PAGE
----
Jack Buckley

Jack Buckley said he spent 3,200 hours working on his animated feature-length film. He started when he was 12.

Filmmaker Jack Buckley has been working on “Remnants,” his first full-length animated feature film, for about three years.

That means the home-schooled Louisa County teenager started working on it when he was 12.

And during his three-year journey, Jack said he has watched himself grow as an animator and visual storyteller.

The world premiere of “Remnants” is set for 6:30 p.m. Saturday at Vinegar Hill Theatre in Charlottesville.

The event will include a screening of the film, plus a brief documentary about the making of it — “Block by Block: The Making of ‘Remnants’” — and question-and-answer time with Jack and co-star Nicholas McCamish.

“Remnants” follows Chris, who loses his father at the hands of Purple Swordsman, a warlord. Chris teams up with his father’s friend Milo to learn his father’s fate and keep Purple Swordsman from hurting others.

Jack used technology from the video game Minecraft to animate the film.

“It’s an action-comedy, and it’s also kind of a buddy film,” Jack said. “It has a lot of heart — heartbreaking moments, and heartwarming moments. It’s also very funny.”

The film initially grew out of his early interests in writing and in video games.

“About three years ago, I began working on it,” said Jack, who works in an office he keeps in the family’s finished basement. “I really wanted to push myself to do a 15-minute short, but it grew into a feature film.

“I put out the first 15-minute thing, and I got a lot of positive feedback.”

Meeting the challenges of expanding the short to a feature-length movie took time and care. One important task was rounding out his characters, who were more two-dimensional in the short than would work in a feature.

Another was learning how to wrangle other creative people.

“Project management was huge,” he said. “Almost all of the voice actors I have are out of state.”

He felt comfortable devoting the time it took to improve the quality of his work, often going back and painstakingly redoing his early animation sequences as his skills improved.

“I invested, by the time it was done, 3,200 hours,” Jack said.

Along the way, he realized that he had a passion for storytelling — and the maturity to see his project through.

“I think that, before this film, I had a lot of trouble committing to something,” he said. “This project helped me grow through finally finishing my work. I can stick to things without quitting.”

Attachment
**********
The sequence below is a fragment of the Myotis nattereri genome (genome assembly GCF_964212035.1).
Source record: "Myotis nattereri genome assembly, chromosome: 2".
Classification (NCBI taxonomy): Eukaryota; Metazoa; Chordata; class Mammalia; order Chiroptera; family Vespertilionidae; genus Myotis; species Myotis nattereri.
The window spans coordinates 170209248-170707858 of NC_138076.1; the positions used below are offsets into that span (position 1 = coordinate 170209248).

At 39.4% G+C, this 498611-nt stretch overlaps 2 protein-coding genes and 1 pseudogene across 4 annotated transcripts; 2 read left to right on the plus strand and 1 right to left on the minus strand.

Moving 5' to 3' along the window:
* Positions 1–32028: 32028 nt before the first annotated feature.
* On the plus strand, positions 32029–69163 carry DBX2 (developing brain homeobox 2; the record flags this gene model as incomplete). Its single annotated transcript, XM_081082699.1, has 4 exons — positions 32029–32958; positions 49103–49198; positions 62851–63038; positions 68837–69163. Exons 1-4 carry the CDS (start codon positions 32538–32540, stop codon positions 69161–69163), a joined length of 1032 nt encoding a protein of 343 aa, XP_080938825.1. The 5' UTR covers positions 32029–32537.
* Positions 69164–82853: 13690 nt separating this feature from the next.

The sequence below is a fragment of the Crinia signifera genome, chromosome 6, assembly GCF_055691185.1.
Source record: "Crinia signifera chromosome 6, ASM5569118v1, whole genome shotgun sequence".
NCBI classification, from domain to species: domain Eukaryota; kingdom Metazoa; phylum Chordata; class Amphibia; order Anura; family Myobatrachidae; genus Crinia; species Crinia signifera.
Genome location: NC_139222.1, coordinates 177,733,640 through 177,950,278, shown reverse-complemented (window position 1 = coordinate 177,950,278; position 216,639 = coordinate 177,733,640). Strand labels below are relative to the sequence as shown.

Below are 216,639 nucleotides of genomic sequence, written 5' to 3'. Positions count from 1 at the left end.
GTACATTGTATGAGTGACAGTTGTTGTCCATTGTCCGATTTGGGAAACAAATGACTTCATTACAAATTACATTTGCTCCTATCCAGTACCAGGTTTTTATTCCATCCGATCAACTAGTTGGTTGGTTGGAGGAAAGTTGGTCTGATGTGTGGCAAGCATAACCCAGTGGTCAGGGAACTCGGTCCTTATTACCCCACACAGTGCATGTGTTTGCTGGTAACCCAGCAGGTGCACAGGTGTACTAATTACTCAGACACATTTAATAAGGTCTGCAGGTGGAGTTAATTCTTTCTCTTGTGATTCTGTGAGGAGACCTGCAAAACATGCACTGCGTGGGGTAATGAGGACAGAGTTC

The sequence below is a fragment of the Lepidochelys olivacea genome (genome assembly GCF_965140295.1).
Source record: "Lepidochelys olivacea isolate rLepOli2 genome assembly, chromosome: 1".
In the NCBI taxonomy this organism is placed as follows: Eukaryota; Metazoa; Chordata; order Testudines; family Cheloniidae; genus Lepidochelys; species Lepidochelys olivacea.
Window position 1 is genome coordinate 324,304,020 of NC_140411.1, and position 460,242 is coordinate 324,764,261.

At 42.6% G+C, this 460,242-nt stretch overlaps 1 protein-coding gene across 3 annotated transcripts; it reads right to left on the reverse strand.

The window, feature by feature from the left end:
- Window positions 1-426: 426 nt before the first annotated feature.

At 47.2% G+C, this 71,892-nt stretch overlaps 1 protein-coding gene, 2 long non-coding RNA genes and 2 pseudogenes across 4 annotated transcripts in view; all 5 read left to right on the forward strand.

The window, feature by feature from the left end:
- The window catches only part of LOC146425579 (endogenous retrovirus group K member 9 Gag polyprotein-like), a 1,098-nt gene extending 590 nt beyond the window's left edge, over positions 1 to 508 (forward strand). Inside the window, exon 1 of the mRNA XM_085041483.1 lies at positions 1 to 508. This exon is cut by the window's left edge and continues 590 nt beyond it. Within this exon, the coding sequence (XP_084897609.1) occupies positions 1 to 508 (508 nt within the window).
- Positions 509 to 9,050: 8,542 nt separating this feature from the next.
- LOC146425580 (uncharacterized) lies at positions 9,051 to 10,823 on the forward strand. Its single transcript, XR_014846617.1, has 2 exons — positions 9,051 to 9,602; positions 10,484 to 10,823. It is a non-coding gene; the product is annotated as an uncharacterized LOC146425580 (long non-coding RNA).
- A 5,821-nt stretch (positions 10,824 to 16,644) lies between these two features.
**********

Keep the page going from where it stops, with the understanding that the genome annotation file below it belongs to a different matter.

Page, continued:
Rocky Buckley, Jack’s father, said his son was “always making things” before turning his creative energy toward writing novels at age 7.

“He wrote novels, and then he went into creating video games,” he said.

Buckley is proud not only of his son’s achievement, but also of the work ethic he has developed during the process.

“He’s learned a lot about hitting deadlines and managing other people,” Buckley said. “He doesn’t waste his time with doing frivolous things.”

Buckley also said not many people have animated full-length films through Minecraft.

“He’s used this medium in a whole new way,” he said.

Buckley doesn’t share his son’s sense that he’d ever been lacking in the commitment department, however. What he notices are time management and drive.

“He’s home-schooled. He gets his schoolwork done during the day, and then he has time to follow his passions,” he said.

Jack shares a sense of creative flair with his sisters, who also understand that artistic endeavors require hard work.

Mia Buckley, 17, is a singer-songwriter with her own YouTube channel and two EPs under her belt.

She wrote and performed “To the End,” which can be heard at the end of her brother’s new film.

Charlotte Buckley, 11, sings and plays piano.

“He’s got a good support system,” Buckley said. “We’ve really built our family in a way that we put the kids first and encourage them.”

Jack said that his film, which includes some mild action violence, is appropriate for ages 6 and older.

“An adult can watch it, and I want kids to come away with the message that I was 12 when I started,” Jack said.

“It is very important for kids to know they don’t have to wait until they are adults to do big things.”

“Remnants” will be available on YouTube starting June 29.

Tickets for Saturday’s red-carpet premiere event are $9 and include popcorn and water.

Jane Dunlap Sathe is the features editor for The Daily Progress. Contact her at (434) 978-7249 or jsathe@dailyprogress.com

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